Christmas, 2018 Poetry Selection
Hail, darling, full of grace
Half grown, half girl, all of eighteen
That night I made pilgrimage to your trailer
Pale, sweaty, stringy blonde hair
Framing your sapphire eyes.
What Gabriel asks of Mary is what Godde asks of each of us—just in different ways. It lies within our power of choosing, to conceive—in our hearts—the Godde who chooses us. We all stand with Mary today, summoned to an adventure filled with peril and misunderstanding and mystery and unspeakable grief . . . and joy that can turn the whole world upside down!
While Reta Halteman Finger, the author of our Reta’s Reflections Bible study blog, is taking some time off to be with family and friends, we invite you to revisit two of her earlier Christmas reflections.
Lesson 16 - "Perhaps one reason I find this analogy meaningful is because I relate to Jesus more as a human and less as a divine figure whose feet rarely touch the ground. Becoming flesh is the point of 'Immanuel—God with us.' Too often Christians see primarily the inaccessible divinity of Jesus, and thus cannot follow him in life. As a result, they miss the point of the downward thrust of Incarnation."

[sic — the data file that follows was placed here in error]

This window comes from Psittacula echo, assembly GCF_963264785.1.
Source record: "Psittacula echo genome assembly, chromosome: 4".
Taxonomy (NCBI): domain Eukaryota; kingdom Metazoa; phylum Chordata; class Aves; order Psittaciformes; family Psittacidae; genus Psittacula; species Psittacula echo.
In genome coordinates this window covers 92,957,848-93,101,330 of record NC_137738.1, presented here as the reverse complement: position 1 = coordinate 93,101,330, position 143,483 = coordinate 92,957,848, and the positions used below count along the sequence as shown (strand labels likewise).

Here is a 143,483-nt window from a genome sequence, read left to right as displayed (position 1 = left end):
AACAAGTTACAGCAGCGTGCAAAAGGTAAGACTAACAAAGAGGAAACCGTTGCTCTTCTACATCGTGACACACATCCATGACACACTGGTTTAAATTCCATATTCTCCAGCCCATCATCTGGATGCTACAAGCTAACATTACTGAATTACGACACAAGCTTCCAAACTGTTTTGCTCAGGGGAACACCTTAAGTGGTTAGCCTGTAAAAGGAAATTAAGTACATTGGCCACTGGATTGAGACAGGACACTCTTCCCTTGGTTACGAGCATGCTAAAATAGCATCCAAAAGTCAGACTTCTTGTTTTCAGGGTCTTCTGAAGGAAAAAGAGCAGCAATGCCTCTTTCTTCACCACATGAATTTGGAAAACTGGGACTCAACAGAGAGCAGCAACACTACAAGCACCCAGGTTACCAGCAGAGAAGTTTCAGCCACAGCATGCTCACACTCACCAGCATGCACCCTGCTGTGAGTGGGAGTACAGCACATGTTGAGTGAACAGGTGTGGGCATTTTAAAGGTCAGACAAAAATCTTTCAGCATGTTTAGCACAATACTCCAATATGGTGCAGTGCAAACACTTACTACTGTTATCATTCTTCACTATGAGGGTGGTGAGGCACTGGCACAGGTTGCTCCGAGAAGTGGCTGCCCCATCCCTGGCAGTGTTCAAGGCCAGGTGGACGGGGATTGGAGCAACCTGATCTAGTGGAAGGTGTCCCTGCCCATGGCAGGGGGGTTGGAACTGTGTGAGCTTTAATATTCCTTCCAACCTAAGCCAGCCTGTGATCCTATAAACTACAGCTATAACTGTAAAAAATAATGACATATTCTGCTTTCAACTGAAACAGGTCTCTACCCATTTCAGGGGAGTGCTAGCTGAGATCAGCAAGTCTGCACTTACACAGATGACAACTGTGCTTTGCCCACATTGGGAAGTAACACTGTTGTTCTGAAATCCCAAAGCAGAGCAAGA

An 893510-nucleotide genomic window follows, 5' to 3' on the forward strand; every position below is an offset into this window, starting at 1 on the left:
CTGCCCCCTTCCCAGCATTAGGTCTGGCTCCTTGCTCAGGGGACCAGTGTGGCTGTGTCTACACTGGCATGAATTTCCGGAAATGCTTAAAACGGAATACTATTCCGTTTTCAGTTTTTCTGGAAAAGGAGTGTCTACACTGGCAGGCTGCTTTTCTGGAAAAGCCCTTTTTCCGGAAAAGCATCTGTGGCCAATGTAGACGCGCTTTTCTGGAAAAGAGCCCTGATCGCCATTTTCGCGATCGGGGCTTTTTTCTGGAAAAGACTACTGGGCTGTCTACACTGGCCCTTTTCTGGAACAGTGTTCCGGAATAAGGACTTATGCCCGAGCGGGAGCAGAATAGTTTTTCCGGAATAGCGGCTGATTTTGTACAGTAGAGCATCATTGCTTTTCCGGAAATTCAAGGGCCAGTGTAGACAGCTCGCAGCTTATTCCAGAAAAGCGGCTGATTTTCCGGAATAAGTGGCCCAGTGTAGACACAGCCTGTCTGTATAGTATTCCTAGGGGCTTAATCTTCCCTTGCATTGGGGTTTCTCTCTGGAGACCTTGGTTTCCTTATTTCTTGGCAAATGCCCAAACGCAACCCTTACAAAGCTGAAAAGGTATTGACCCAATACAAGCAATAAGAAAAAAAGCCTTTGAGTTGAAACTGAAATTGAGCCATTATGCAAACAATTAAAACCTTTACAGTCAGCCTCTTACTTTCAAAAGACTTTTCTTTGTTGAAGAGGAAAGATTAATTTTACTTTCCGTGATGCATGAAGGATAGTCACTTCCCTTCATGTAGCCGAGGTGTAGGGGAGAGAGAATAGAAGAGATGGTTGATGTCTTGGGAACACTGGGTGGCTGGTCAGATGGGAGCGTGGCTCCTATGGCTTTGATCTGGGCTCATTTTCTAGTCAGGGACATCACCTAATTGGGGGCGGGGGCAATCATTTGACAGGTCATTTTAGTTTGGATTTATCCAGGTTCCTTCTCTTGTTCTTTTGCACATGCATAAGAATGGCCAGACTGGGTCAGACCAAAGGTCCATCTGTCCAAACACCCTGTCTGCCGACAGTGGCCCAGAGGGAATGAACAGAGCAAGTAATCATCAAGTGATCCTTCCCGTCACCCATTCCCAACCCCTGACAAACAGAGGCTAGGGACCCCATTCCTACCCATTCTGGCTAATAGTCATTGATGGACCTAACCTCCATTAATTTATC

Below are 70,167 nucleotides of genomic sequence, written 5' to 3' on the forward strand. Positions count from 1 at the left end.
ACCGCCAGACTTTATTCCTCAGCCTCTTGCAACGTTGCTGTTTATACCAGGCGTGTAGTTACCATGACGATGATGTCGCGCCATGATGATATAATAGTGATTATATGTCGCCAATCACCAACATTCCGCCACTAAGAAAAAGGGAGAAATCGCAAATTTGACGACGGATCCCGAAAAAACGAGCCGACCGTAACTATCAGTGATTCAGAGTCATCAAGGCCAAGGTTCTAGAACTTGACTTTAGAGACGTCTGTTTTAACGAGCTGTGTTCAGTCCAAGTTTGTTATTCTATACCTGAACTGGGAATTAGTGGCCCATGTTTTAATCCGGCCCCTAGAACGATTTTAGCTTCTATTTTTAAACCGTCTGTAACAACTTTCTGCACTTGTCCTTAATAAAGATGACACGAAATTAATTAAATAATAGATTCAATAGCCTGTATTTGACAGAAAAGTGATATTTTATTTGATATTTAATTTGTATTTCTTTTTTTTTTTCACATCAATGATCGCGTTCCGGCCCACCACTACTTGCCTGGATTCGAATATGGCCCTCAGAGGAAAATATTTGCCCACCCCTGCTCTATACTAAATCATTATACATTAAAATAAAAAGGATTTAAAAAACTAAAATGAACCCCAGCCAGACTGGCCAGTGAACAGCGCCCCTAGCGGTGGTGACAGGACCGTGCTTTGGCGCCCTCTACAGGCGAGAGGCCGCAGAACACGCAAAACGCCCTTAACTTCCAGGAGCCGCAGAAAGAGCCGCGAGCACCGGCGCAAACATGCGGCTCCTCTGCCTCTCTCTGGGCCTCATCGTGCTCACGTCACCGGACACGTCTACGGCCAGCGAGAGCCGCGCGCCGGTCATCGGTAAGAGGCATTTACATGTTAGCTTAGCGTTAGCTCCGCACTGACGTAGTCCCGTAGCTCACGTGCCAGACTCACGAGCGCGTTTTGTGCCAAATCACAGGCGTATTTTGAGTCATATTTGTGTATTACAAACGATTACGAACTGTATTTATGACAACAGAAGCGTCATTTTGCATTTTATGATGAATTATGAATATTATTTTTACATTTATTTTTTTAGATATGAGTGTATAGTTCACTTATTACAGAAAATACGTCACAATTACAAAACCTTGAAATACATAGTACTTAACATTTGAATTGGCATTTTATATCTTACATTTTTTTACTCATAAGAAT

Lesson 14 - "Ever since the second century, stories embroidering the canonical accounts of Jesus’ birth have become embedded in our celebrations. Every crèche gets so much wrong. Maybe we should worry less about our culture “taking Christ out of Christmas” and more about accurately reading our texts. I’ll warn you ahead of time—there was no stable, no inn, and no innkeeper."
With a history dating from 1973, we are an international organization of women and men who believe that the Bible supports the equality of the sexes. We are Christian feminists. We are inclusive. We welcome you.
. . . taking the humanity of the Bible seriously in no way undercuts it message, nor should it result in fear that the Bible will lose its power or meaning if we recognize that people wrote it in specific times and places with specific points of view. Of course. But, this has been and continues to be the dividing line among contemporary Christians.